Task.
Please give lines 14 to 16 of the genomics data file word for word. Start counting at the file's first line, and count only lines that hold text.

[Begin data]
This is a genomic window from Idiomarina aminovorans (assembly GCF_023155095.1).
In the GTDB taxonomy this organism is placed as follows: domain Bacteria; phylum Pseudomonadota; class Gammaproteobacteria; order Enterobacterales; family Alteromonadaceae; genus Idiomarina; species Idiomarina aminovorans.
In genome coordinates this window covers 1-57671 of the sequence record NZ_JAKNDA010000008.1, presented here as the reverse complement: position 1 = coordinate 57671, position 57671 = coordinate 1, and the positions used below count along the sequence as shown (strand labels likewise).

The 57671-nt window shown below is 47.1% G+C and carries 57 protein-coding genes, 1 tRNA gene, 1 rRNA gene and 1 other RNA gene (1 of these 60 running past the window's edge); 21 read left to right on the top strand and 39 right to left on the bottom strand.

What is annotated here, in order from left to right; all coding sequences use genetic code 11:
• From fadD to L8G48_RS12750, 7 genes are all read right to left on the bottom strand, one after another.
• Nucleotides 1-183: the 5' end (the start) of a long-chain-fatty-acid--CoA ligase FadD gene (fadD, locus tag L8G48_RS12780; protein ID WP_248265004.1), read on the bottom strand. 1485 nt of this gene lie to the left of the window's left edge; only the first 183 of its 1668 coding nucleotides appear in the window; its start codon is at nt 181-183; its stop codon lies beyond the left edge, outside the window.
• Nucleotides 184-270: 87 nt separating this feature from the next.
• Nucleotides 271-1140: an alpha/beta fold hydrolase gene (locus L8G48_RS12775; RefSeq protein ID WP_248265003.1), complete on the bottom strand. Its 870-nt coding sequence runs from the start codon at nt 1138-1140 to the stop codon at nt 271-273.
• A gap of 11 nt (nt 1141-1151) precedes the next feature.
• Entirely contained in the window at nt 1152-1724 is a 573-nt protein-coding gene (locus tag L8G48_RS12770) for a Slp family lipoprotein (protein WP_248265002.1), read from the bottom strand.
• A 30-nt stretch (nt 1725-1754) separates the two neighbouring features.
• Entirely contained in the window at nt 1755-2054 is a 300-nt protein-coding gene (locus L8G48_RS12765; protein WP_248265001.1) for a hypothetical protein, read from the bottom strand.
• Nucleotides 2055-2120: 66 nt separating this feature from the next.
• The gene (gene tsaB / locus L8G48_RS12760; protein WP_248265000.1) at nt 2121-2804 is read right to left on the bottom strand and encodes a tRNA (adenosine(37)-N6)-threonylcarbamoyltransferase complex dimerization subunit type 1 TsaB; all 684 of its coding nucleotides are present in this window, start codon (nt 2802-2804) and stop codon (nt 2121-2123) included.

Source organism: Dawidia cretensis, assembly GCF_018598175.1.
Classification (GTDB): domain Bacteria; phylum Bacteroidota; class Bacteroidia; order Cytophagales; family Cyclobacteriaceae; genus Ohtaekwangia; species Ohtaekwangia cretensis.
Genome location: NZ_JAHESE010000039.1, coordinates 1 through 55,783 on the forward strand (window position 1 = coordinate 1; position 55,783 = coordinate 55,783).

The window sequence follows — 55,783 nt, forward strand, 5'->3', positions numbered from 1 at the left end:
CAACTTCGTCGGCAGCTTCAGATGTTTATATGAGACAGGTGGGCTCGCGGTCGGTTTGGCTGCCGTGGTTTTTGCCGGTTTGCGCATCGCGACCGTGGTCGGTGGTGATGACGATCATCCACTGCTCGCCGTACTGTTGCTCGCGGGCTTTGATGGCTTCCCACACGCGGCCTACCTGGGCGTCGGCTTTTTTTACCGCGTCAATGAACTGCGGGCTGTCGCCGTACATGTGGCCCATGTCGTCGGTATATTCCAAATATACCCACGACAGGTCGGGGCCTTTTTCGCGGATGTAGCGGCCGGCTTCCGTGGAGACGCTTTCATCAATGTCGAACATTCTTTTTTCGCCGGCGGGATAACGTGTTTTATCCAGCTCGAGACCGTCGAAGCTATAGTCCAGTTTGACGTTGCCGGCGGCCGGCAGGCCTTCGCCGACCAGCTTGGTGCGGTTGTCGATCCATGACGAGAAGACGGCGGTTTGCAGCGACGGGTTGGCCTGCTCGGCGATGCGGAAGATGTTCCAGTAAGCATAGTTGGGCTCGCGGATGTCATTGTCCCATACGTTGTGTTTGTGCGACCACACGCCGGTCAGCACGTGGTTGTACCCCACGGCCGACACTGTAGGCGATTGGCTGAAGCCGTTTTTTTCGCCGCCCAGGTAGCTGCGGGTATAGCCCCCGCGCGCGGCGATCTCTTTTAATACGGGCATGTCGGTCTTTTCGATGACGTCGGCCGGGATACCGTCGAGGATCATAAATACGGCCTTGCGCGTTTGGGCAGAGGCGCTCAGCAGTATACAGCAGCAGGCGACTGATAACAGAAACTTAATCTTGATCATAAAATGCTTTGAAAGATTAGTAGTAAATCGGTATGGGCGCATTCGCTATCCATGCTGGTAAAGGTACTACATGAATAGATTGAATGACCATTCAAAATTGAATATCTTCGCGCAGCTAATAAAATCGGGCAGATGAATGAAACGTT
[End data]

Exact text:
• Nucleotides 2055-2120: 66 nt separating this feature from the next.
• The gene (gene tsaB / locus L8G48_RS12760; protein WP_248265000.1) at nt 2121-2804 is read right to left on the bottom strand and encodes a tRNA (adenosine(37)-N6)-threonylcarbamoyltransferase complex dimerization subunit type 1 TsaB; all 684 of its coding nucleotides are present in this window, start codon (nt 2802-2804) and stop codon (nt 2121-2123) included.

Source organism: Dawidia cretensis, assembly GCF_018598175.1.